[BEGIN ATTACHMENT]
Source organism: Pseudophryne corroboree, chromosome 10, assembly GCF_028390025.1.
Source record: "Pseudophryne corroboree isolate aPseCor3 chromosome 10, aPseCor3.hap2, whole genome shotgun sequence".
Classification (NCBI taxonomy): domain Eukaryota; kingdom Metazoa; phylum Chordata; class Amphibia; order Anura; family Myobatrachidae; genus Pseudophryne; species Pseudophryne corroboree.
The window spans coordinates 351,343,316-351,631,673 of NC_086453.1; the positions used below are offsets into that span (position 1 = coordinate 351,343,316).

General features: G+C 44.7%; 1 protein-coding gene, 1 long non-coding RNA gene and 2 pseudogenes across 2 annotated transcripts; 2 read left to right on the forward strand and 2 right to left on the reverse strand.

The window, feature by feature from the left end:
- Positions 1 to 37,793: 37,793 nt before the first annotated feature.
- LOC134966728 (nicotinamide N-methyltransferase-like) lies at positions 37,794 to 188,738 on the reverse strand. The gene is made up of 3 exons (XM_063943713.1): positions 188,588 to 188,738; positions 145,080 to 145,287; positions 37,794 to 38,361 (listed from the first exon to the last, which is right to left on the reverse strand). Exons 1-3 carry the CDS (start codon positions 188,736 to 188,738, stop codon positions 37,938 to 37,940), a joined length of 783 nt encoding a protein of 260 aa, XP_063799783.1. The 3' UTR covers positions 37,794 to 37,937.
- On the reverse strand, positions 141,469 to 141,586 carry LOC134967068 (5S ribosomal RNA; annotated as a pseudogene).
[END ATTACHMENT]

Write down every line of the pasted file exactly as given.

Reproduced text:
Source organism: Pseudophryne corroboree, chromosome 10, assembly GCF_028390025.1.
Source record: "Pseudophryne corroboree isolate aPseCor3 chromosome 10, aPseCor3.hap2, whole genome shotgun sequence".
Classification (NCBI taxonomy): domain Eukaryota; kingdom Metazoa; phylum Chordata; class Amphibia; order Anura; family Myobatrachidae; genus Pseudophryne; species Pseudophryne corroboree.
The window spans coordinates 351,343,316-351,631,673 of NC_086453.1; the positions used below are offsets into that span (position 1 = coordinate 351,343,316).

General features: G+C 44.7%; 1 protein-coding gene, 1 long non-coding RNA gene and 2 pseudogenes across 2 annotated transcripts; 2 read left to right on the forward strand and 2 right to left on the reverse strand.

The window, feature by feature from the left end:
- Positions 1 to 37,793: 37,793 nt before the first annotated feature.
- LOC134966728 (nicotinamide N-methyltransferase-like) lies at positions 37,794 to 188,738 on the reverse strand. The gene is made up of 3 exons (XM_063943713.1): positions 188,588 to 188,738; positions 145,080 to 145,287; positions 37,794 to 38,361 (listed from the first exon to the last, which is right to left on the reverse strand). Exons 1-3 carry the CDS (start codon positions 188,736 to 188,738, stop codon positions 37,938 to 37,940), a joined length of 783 nt encoding a protein of 260 aa, XP_063799783.1. The 3' UTR covers positions 37,794 to 37,937.
- On the reverse strand, positions 141,469 to 141,586 carry LOC134967068 (5S ribosomal RNA; annotated as a pseudogene).